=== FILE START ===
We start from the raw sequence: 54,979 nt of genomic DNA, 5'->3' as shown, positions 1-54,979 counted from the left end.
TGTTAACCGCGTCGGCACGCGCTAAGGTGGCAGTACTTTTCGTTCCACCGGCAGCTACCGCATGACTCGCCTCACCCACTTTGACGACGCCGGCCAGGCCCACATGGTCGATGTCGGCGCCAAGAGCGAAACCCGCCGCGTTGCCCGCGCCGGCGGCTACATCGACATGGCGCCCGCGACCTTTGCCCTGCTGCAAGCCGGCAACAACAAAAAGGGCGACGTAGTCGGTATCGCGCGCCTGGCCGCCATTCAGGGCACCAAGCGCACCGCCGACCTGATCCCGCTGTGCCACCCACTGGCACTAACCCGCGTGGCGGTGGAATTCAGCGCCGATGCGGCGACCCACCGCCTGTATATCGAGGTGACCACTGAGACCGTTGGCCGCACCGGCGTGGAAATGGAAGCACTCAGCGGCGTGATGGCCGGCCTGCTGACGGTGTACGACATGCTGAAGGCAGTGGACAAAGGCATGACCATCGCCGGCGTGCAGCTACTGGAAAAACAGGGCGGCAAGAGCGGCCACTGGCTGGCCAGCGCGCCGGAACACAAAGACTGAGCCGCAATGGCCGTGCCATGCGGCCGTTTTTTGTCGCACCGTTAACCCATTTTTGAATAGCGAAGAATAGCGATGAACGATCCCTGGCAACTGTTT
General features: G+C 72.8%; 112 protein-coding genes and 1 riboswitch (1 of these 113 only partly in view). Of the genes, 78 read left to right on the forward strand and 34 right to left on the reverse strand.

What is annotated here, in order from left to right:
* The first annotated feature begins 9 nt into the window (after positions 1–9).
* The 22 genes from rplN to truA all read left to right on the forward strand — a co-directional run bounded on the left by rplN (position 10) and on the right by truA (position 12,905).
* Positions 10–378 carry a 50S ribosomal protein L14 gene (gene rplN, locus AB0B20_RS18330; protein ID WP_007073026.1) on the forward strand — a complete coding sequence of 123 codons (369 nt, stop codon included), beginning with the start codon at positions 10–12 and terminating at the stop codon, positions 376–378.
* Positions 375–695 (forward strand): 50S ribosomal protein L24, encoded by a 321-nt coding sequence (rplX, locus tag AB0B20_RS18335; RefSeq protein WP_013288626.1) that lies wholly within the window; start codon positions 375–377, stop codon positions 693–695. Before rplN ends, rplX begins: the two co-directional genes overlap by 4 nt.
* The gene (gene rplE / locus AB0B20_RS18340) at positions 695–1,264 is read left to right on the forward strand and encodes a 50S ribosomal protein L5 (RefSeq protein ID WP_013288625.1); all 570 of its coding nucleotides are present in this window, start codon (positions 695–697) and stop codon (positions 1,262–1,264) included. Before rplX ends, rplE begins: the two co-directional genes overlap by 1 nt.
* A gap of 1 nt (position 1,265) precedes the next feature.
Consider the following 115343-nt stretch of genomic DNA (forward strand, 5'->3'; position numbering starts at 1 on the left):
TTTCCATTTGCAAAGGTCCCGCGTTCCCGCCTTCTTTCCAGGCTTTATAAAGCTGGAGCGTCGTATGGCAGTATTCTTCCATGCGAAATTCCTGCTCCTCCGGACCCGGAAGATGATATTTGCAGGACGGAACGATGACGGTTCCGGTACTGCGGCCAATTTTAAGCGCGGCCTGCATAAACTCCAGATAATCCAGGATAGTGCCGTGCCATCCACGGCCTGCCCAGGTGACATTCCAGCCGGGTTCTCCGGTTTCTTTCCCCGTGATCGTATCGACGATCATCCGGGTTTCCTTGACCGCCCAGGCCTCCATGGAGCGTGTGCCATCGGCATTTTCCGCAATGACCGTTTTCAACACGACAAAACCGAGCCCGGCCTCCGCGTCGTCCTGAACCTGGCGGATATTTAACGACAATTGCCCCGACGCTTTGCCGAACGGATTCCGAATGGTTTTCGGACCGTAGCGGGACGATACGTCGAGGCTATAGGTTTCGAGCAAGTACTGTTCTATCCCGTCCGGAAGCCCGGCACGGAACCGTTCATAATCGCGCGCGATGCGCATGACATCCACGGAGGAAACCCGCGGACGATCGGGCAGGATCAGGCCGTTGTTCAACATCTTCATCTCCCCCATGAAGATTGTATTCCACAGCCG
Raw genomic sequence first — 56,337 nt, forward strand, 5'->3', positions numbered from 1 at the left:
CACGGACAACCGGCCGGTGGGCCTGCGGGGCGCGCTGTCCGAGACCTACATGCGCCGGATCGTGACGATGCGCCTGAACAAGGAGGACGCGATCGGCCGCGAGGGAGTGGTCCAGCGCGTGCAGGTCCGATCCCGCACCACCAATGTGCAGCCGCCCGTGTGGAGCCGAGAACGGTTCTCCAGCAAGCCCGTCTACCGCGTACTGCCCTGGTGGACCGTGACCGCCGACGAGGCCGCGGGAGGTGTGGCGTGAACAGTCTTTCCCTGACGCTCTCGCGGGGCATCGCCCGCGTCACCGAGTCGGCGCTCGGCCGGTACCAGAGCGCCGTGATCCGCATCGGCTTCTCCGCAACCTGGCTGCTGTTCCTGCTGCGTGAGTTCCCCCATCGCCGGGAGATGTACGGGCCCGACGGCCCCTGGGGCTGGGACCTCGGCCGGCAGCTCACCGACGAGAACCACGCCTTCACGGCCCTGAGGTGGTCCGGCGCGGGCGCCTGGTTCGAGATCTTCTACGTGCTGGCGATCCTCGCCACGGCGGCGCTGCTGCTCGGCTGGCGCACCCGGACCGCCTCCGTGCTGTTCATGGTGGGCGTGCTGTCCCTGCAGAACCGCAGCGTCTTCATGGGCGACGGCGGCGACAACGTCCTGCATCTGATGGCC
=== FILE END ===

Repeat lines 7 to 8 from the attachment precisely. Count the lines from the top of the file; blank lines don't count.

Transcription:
* Positions 10–378 carry a 50S ribosomal protein L14 gene (gene rplN, locus AB0B20_RS18330; protein ID WP_007073026.1) on the forward strand — a complete coding sequence of 123 codons (369 nt, stop codon included), beginning with the start codon at positions 10–12 and terminating at the stop codon, positions 376–378.
* Positions 375–695 (forward strand): 50S ribosomal protein L24, encoded by a 321-nt coding sequence (rplX, locus tag AB0B20_RS18335; RefSeq protein WP_013288626.1) that lies wholly within the window; start codon positions 375–377, stop codon positions 693–695. Before rplN ends, rplX begins: the two co-directional genes overlap by 4 nt.